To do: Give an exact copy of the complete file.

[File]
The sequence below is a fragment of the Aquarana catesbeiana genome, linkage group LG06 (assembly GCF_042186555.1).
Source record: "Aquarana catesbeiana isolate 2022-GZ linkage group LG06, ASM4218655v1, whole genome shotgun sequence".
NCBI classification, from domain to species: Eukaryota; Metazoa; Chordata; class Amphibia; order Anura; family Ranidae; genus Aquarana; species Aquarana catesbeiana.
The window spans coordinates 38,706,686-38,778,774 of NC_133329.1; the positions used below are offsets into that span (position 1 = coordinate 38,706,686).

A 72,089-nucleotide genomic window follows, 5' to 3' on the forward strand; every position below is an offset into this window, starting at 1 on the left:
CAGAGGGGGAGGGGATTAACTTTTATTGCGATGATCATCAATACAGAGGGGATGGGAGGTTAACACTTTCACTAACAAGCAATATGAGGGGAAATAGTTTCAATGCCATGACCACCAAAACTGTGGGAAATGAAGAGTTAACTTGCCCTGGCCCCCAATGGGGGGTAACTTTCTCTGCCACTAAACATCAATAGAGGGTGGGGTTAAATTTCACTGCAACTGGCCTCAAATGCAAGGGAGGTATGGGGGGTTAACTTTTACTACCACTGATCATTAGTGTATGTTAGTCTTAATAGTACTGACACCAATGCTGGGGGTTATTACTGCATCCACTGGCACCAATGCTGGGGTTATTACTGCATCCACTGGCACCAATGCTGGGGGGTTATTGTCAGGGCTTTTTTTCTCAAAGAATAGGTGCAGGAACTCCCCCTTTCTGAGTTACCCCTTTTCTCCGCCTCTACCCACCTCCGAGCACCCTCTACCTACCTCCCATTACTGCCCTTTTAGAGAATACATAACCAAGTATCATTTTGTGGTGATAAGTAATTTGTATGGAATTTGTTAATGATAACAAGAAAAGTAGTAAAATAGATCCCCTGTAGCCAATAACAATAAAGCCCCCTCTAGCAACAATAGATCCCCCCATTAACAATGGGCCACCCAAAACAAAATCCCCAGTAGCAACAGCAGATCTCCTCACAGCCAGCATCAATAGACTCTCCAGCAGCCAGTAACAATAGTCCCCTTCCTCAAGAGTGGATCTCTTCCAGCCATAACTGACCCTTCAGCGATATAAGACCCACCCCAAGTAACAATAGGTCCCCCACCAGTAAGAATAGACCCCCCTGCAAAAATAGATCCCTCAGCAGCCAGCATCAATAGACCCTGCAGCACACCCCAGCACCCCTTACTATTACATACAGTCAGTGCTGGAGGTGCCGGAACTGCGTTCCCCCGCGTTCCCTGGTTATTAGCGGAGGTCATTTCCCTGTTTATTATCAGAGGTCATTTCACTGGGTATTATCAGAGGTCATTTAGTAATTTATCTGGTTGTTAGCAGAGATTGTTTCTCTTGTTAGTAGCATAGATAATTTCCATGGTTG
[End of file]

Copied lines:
The sequence below is a fragment of the Aquarana catesbeiana genome, linkage group LG06 (assembly GCF_042186555.1).
Source record: "Aquarana catesbeiana isolate 2022-GZ linkage group LG06, ASM4218655v1, whole genome shotgun sequence".
NCBI classification, from domain to species: Eukaryota; Metazoa; Chordata; class Amphibia; order Anura; family Ranidae; genus Aquarana; species Aquarana catesbeiana.
The window spans coordinates 38,706,686-38,778,774 of NC_133329.1; the positions used below are offsets into that span (position 1 = coordinate 38,706,686).

A 72,089-nucleotide genomic window follows, 5' to 3' on the forward strand; every position below is an offset into this window, starting at 1 on the left:
CAGAGGGGGAGGGGATTAACTTTTATTGCGATGATCATCAATACAGAGGGGATGGGAGGTTAACACTTTCACTAACAAGCAATATGAGGGGAAATAGTTTCAATGCCATGACCACCAAAACTGTGGGAAATGAAGAGTTAACTTGCCCTGGCCCCCAATGGGGGGTAACTTTCTCTGCCACTAAACATCAATAGAGGGTGGGGTTAAATTTCACTGCAACTGGCCTCAAATGCAAGGGAGGTATGGGGGGTTAACTTTTACTACCACTGATCATTAGTGTATGTTAGTCTTAATAGTACTGACACCAATGCTGGGGGTTATTACTGCATCCACTGGCACCAATGCTGGGGTTATTACTGCATCCACTGGCACCAATGCTGGGGGGTTATTGTCAGGGCTTTTTTTCTCAAAGAATAGGTGCAGGAACTCCCCCTTTCTGAGTTACCCCTTTTCTCCGCCTCTACCCACCTCCGAGCACCCTCTACCTACCTCCCATTACTGCCCTTTTAGAGAATACATAACCAAGTATCATTTTGTGGTGATAAGTAATTTGTATGGAATTTGTTAATGATAACAAGAAAAGTAGTAAAATAGATCCCCTGTAGCCAATAACAATAAAGCCCCCTCTAGCAACAATAGATCCCCCCATTAACAATGGGCCACCCAAAACAAAATCCCCAGTAGCAACAGCAGATCTCCTCACAGCCAGCATCAATAGACTCTCCAGCAGCCAGTAACAATAGTCCCCTTCCTCAAGAGTGGATCTCTTCCAGCCATAACTGACCCTTCAGCGATATAAGACCCACCCCAAGTAACAATAGGTCCCCCACCAGTAAGAATAGACCCCCCTGCAAAAATAGATCCCTCAGCAGCCAGCATCAATAGACCCTGCAGCACACCCCAGCACCCCTTACTATTACATACAGTCAGTGCTGGAGGTGCCGGAACTGCGTTCCCCCGCGTTCCCTGGTTATTAGCGGAGGTCATTTCCCTGTTTATTATCAGAGGTCATTTCACTGGGTATTATCAGAGGTCATTTAGTAATTTATCTGGTTGTTAGCAGAGATTGTTTCTCTTGTTAGTAGCATAGATAATTTCCATGGTTG